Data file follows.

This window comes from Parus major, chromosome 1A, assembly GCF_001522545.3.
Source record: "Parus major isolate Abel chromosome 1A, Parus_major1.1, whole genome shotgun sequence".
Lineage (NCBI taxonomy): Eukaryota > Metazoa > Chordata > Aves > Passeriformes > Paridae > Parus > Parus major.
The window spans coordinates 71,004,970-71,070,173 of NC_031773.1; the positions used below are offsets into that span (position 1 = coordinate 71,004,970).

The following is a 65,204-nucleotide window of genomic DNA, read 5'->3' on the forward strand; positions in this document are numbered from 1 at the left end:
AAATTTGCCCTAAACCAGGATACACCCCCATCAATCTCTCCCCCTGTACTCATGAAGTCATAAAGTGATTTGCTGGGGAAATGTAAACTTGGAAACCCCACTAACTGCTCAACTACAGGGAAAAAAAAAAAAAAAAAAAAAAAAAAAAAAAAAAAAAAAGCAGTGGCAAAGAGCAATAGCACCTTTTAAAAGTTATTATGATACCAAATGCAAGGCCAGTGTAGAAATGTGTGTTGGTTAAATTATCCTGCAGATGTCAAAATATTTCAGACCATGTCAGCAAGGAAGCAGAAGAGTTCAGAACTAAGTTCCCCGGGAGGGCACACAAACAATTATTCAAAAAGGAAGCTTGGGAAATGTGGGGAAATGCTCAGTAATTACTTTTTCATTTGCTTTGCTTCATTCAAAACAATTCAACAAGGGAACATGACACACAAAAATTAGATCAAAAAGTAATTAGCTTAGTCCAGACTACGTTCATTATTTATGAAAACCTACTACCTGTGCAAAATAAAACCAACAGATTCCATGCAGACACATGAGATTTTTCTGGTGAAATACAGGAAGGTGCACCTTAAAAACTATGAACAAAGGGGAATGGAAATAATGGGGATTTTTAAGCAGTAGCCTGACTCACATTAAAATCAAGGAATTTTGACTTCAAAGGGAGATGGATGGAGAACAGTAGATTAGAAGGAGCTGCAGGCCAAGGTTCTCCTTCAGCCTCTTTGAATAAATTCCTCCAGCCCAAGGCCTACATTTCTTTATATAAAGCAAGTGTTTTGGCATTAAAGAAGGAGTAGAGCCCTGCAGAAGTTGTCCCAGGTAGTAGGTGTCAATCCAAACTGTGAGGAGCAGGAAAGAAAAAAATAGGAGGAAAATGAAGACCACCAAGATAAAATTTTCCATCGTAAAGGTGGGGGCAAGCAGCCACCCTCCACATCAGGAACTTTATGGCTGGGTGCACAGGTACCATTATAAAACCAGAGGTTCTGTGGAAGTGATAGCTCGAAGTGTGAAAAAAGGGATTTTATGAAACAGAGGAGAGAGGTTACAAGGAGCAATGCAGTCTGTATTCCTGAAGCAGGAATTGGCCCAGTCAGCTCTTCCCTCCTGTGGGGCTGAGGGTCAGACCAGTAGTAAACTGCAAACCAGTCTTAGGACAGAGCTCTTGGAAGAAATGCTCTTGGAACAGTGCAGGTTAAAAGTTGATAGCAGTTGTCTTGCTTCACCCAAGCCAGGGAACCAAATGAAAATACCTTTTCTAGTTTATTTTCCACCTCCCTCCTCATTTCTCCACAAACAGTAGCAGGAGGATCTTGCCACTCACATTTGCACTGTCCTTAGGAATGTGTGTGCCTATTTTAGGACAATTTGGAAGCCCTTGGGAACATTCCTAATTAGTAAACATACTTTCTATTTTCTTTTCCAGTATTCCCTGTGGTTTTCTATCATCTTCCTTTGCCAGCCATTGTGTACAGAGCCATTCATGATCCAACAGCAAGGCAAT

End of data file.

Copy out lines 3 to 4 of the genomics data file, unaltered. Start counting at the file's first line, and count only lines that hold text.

Lineage (NCBI taxonomy): Eukaryota > Metazoa > Chordata > Aves > Passeriformes > Paridae > Parus > Parus major.
The window spans coordinates 71,004,970-71,070,173 of NC_031773.1; the positions used below are offsets into that span (position 1 = coordinate 71,004,970).